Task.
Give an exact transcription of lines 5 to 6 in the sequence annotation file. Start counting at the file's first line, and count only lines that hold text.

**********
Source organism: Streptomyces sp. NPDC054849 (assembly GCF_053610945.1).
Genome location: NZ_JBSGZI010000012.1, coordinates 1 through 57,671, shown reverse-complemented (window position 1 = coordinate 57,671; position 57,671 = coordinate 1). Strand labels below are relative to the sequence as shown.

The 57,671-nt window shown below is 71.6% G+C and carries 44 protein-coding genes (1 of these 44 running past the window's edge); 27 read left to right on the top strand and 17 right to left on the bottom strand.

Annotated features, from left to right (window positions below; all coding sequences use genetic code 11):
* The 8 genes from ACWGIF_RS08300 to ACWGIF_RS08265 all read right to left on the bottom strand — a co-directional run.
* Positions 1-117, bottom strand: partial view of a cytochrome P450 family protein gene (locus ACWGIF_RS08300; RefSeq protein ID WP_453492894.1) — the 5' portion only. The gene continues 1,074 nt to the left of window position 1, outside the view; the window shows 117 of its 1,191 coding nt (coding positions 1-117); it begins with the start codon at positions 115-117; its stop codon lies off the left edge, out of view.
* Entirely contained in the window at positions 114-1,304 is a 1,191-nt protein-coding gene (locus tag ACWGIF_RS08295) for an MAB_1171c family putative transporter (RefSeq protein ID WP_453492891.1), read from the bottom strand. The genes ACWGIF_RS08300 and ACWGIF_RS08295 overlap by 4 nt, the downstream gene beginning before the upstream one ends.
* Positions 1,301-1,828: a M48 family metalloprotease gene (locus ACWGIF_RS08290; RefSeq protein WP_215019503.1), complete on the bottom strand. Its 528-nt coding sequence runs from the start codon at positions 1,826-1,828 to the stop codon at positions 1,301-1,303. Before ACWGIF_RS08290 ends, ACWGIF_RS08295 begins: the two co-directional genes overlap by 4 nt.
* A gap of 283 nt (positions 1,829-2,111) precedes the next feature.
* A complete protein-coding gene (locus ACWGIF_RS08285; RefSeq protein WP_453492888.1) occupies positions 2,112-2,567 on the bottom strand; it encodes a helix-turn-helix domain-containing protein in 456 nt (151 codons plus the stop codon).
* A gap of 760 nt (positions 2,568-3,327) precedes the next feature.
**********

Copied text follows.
* The 8 genes from ACWGIF_RS08300 to ACWGIF_RS08265 all read right to left on the bottom strand — a co-directional run.
* Positions 1-117, bottom strand: partial view of a cytochrome P450 family protein gene (locus ACWGIF_RS08300; RefSeq protein ID WP_453492894.1) — the 5' portion only. The gene continues 1,074 nt to the left of window position 1, outside the view; the window shows 117 of its 1,191 coding nt (coding positions 1-117); it begins with the start codon at positions 115-117; its stop codon lies off the left edge, out of view.